11 10 WHAT GUIDANCE DOES DO (Cont’d): ●Approval process must consist of relevant senior control and senior management personnel with sufficient experience to gauge risk in CSFTs ●Procedures must include providing sufficient information to senior management and control personnel who are reviewing CSFTs ●If determination is made that “significant” legal or reputational risks are involved, financial institution must mitigate those risks (including refusal to participate or requiring customer to address risk) ●Financial institution should decline to participate if, after due diligence and risk mitigation, CSFT poses “unacceptable” risk to financial institution or violates applicable laws, regulations or accounting principles. ●Guidance acknowledges that “ambiguities” may exist in applying applicable law and accounting principles and disapproval of CSFT is not required due solely to ambiguities

12 11 DOCUMENTATION REQUIREMENTS OF GUIDANCE ●Documentation requirements only apply to elevated CSFTs that are reviewed by senior management ●Financial institutions must collect sufficient documentation to set forth:  Material terms of transaction  Enforce obligations of counterparties  Confirm disclosure obligation to clients  Verify financial institution’s policies are followed and have internal audit procedures to monitor compliance with financial institution’s policies and procedures ●Financial institutions must maintain transaction-related documentation provided to senior management consisting of:  Minutes of senior management committee  Conditions imposed by senior management  Factors considered by senior management ●Documentation retention only applies to “factors” considered in reviewing elevated CSFTs not “reasons” for approval or disapproval of CSFTs ●Records must be retained in accordance with normal record retention policies, procedures, statutes and regulations

13 12 COMPLIANCE REQUIREMENTS OF GUIDANCE ●Periodic independent review of CSFT activities should be performed to monitor compliance with internal policies and procedures for CSFTs ●Reviews should be performed by qualified audit, compliance and other personnel ●Financial institutions must ensure training of relevant personnel reviewing CSFTs to perform verification function

14 13 FOREIGN BANKS WITH U.S. BRANCHES OR AGENCIES ●Guidance does not require foreign financial institutions to establish separate U.S.-based risk management policies for U.S. branches or agencies ●Guidance permits foreign financial institutions to tailor policies and procedures on CSFTs as appropriate to comply with “laws, regulations and standards” of applicable foreign jurisdiction ●Foreign financial institutions must have established “separate control infrastructures” with adequate firm-wide institutional controls that apply to U.S. branch or agency

15 14 IDENTIFYING ELEVATED RISK CSFTs ●Proposal identifies following factors as illustrative of “elevated risk CSFTs” that require special review:  Lack of economic substance or business purpose  Designed primarily for accounting, regulatory or tax objectives  Raises issues that customer will report transaction in a materially misleading way  Involves circular transfer of risk that lack economic substance or business purpose  Involves oral or undocumented agreements that have material impact on regulatory, tax or accounting treatment  Terms are outside of market norms  Provides financial institution with disproportionate compensation vis-à-vis services provided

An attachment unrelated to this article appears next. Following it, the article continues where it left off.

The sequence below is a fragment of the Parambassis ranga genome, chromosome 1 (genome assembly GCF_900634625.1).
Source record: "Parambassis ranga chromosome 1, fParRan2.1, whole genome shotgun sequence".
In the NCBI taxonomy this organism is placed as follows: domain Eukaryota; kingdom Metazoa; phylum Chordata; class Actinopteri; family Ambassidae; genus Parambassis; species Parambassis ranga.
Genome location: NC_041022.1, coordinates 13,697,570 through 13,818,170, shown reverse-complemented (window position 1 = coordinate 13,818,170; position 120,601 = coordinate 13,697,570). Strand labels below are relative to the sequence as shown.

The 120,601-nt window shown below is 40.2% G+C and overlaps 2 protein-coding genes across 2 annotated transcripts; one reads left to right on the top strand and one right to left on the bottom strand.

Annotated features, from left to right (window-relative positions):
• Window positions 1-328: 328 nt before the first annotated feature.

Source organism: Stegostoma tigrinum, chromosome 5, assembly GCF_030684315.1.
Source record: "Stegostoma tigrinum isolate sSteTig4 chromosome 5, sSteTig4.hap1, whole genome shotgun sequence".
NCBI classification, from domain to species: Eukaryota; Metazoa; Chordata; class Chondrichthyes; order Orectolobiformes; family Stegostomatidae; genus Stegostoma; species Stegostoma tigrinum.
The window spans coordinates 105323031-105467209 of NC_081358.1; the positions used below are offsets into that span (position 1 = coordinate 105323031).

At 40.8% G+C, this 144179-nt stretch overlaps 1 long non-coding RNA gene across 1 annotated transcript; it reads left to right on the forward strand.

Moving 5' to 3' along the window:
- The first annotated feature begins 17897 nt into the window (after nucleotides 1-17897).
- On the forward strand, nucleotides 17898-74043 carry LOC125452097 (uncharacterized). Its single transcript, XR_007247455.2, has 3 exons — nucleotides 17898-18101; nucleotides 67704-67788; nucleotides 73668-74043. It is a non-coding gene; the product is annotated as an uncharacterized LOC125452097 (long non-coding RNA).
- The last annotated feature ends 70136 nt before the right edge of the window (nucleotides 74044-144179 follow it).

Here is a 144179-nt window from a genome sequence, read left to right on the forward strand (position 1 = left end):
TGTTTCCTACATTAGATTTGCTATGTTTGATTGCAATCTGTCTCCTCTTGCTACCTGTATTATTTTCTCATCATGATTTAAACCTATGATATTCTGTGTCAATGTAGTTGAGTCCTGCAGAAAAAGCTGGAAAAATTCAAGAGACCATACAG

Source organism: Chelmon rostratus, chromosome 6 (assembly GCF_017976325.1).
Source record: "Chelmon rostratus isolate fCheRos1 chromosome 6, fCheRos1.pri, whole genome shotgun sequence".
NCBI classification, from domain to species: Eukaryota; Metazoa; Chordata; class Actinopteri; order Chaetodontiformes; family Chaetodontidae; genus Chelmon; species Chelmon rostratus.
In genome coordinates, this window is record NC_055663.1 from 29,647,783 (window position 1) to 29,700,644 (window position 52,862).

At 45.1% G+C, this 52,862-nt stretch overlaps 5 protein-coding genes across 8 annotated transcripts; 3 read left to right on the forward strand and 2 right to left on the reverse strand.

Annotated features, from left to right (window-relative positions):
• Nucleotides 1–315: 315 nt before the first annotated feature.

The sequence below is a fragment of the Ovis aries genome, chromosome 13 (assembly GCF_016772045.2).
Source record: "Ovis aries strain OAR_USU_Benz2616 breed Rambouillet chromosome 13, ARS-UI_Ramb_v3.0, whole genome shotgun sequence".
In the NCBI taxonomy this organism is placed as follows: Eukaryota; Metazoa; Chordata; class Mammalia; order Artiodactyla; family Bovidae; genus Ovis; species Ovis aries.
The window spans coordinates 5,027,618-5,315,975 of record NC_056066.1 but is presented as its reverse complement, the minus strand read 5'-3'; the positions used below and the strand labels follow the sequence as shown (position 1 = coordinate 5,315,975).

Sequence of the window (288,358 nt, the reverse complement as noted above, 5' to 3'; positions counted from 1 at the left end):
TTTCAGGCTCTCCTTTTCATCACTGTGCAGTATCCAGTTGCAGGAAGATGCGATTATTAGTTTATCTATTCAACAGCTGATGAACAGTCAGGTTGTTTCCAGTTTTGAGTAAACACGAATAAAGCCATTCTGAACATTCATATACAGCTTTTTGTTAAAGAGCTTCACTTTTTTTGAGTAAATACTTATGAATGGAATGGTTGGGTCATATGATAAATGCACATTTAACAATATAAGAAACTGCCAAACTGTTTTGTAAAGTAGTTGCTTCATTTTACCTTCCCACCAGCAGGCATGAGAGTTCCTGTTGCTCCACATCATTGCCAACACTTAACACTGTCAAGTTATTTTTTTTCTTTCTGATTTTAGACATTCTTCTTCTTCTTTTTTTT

16 15 CSFT EXCLUSIONS: ●Guidance excludes the following CSFTs:  MBS  ABS  CDOs  ABCP/Medium Term Note Off-Balance Sheet Conduits  “Plain Vanilla” Derivatives utilized in hedging transactions

17 16 ISSUES WITH GUIDANCE ●While recognizing tremendous benefits of structured finance markets, Guidance would have prevented development of structured finance market ●In 1980s, MBS transactions were created solely for regulatory capital, accounting and tax purposes (i.e., sale for regulatory capital/financial accounting purposes but debt for tax purposes) ●ABS, CDO and Asset-Backed Commercial Paper conduits and markets also unlikely to have developed ●Exclusions save these CSFTs from Guidance requirements

18 17 WHAT HAS HAPPENED SINCE GUIDANCE WAS ISSUED: Explosion in Structured Finance Markets

19 18 CURRENT CREDIT MARKET TURMOILS ●Current credit turmoils started with CSFTs that are excluded from Guidance ●Subprime losses hit MBS Markets ●Spread to ABS Market ●Spread to CDO Market ●Now Spreading to Off-Balance Sheet Conduits such as Structured Investment Vehicles (“SIVs”)

20 19 IMPACT OF GUIDANCE ●Limited because credit market turmoil has dampened demand for CSFTs ●Most financial institutions already had established special policies and procedures for approval of new CSFTs as a result of Enron fall- out ●Most interesting CSFT since release of Guidance is proposal of Big Three banks initiated under auspices of U.S. Treasury Department and Federal Reserve to create “Super SIV”

21 20 SUPER SIV PROPOSAL AND GUIDANCE ●“Super SIV” conduit (a/k/a “Master Enhanced Liquidity Conduit”) is an attempt to restore liquidity to structured finance markets and ease credit turmoils in market ●Would move high quality assets from existing SIVs to Super SIV ●Creates valuation issues ●Super SIV proposal qualifies as “elevated CSFT” under Guidance


23 22 Sylvie Durham, Esq. Greenberg Traurig, LLP 200 Park Avenue New York, New York 10166 Tel: (212) 801-9200 Fax: (212) 801-6400 To be added as a subscriber to our weekly Private Funds Weekly Update which follows developments in structure finance markets, please send an e-mail to:

Download ppt "November 2005Presentation to Pegasus Corp. 0 GREENBERG TRAURIG, LLP | ATTORNEYS AT LAW | WWW.GTLAW.COM October 29, 2007 REGULATORY GUIDANCE ON NEW PRODUCTS."

Similar presentations

Ads by Google